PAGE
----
A Self-reliance in defence sector will have middle and long-term benefits, said Defence Minister Rajnath Singh pointing out that it will help in building the foundation of a robust industrial base in India.
Singh, while addressing the 37th Air Chief Marshal P.C. Lal Memorial Lecture in New Delhi on Thursday, described self-reliance as essential for not only building the domestic capacity, but also for safeguarding the sovereignty of the country.
"Our past experiences have taught us that India cannot depend on imports for its security and security. Recent conflicts, especially the situation in Ukraine, have told us that not just defence supplies, but commercial contracts are also prone to be affected when it comes to national interests," he added.
He listed out some of the recent initiatives taken by the government, terming them as building blocks of a self-reliant structure which will empower the domestic manufacturers and help India emerge as a net exporter of defence equipment.
The Defence Minister reiterated that the government is "leaving no stone unturned to ensure the safety and security of the people of the country".
He added that India has emerged as the foremost responder for out of area contingencies across the region. Singh also lauded the Armed Forces and other organs of the state for their combined contribution in achieving the objective.
He called for technology evolution, gaining expertise and human resource management to defend the country against space-guided attacks and protect the space assets.
"Change is the law of nature. It is eternal. This law is applicable to war as well. As students of military affairs and geopolitics, it is our duty to keep anticipating the nature of future wars. Steps are being taken by our adversaries towards military use of space. This is likely to have an adverse effect on our interests. We, therefore, need to identify and be fully prepared for the evolving security challenges," he said.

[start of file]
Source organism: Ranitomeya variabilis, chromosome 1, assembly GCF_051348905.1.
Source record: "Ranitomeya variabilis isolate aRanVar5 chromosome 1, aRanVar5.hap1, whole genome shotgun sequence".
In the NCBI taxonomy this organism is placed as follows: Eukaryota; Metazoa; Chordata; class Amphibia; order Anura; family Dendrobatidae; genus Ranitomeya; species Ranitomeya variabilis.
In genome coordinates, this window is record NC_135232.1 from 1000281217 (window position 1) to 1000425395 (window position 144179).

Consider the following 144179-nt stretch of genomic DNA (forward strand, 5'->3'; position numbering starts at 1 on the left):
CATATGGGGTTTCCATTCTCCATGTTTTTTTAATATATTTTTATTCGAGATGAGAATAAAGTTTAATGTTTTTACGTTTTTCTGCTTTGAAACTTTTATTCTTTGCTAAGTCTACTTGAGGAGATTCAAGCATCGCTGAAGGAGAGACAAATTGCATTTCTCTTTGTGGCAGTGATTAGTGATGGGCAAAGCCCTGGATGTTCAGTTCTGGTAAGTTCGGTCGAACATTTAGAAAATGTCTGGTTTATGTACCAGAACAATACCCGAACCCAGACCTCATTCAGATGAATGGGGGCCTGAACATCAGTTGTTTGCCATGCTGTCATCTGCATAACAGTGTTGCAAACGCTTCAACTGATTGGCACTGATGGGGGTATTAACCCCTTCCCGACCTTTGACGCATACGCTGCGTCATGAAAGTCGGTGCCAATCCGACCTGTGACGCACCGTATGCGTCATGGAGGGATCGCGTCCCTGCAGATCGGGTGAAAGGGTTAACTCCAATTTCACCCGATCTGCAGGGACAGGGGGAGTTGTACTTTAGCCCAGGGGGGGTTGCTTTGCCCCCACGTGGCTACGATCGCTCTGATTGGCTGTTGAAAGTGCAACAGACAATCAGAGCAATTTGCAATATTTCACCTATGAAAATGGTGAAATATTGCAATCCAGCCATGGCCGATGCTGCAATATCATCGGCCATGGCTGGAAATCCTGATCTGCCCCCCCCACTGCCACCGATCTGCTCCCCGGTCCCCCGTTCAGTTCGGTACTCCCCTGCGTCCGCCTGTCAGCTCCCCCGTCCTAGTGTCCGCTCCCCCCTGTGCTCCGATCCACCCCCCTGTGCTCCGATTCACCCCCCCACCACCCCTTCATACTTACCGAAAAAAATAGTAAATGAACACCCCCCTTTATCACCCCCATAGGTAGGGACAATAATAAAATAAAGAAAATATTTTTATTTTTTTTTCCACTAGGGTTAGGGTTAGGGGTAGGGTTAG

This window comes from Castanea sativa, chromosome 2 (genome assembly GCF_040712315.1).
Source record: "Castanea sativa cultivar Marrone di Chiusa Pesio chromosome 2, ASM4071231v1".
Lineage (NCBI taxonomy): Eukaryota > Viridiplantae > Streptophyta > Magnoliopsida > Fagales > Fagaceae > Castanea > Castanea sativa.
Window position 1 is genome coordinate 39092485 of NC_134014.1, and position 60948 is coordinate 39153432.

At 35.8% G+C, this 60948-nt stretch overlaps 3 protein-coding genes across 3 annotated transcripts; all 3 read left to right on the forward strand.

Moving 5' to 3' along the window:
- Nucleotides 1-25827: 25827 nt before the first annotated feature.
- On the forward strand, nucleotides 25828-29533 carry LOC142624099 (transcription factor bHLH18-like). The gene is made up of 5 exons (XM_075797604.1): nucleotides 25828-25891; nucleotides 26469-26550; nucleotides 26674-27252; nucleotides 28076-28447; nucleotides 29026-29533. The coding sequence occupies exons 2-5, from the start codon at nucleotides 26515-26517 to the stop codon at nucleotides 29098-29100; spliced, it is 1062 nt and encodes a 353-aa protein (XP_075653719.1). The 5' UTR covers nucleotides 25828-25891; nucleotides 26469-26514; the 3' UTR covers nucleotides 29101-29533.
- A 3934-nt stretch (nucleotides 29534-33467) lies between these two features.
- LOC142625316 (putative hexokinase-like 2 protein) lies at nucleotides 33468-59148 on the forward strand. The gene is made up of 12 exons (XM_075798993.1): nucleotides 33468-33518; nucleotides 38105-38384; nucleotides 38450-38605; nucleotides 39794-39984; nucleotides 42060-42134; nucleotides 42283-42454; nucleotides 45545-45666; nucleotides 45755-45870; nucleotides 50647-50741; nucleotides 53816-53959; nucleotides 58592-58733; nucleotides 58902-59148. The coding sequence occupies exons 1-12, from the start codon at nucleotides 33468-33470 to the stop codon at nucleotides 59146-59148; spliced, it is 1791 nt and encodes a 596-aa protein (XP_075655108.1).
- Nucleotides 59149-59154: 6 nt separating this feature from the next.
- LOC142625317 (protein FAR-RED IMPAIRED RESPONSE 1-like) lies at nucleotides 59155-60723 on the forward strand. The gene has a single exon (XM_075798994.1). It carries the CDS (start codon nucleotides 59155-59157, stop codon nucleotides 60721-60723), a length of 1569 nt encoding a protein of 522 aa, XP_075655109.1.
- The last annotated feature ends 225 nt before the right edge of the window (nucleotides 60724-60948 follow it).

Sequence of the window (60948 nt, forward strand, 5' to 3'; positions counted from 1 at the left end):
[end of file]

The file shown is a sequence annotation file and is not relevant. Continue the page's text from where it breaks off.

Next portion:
Singh added that the nature of future wars can be assessed through a closer look at the situation in Syria, Iraq and Afghanistan and the recent Ukrainian conflict. "Although these trends are suggestive, but we can gain a deeper understanding by correlating them with our local threats."
The Defence Minister voiced the government's resolve to provide specialised skills training to the armed forces personnel, especially IAF, in latest technology to make them future ready.
Further, highlighting the importance of technology in wars, Singh said that the use of technology has seen an unprecedented increase in recent times. He, however, stated that expensive platforms/weapon systems do not alone ensure victory; it is their employment which gives an edge in wars.
"Be it precision guided munition, unmanned aerial vehicles or manpack anti-tank weapons, their deployment in any future war will be as critical as it had been in the past. Technology is a force multiplier, but without innovative deployment, state-of-the-art equipment will be a mere display," he added.
Singh asserted that through the process of integration structures can be built for bringing together the forces and greater synergy can be established between them through joint vision, training, planning and execution of operations.
"The ongoing process of integration of the armed forces is aimed at not only increasing the combined capability, but also efficiency. There have been deliberations in the armed forces regarding the envisaged changes. This consultative process will continue till the implementation of the reforms. We have to keep in mind that its long term success will depend on the vision of the planners just as much it depends on those who implement it. I have full faith that in future more unity will be established not just ideologically, but also in action," he said.
Indian Army's Vice Chief Lt Gen Manoj C. Pande was on Monday appointed as the next Chief of the Army Staff - the first engineer to hold the top post.
He succeed Gen M.M. Naravane on April 30, 2022.
Born on May 6, 1962, Lt General Pande was commissioned on December 24, 1982 in the Corps of Engineers (The Bombay Sappers), and during his long and distinguished service spanning over 39 years, has served in a variety of command, staff, and instructional appointments.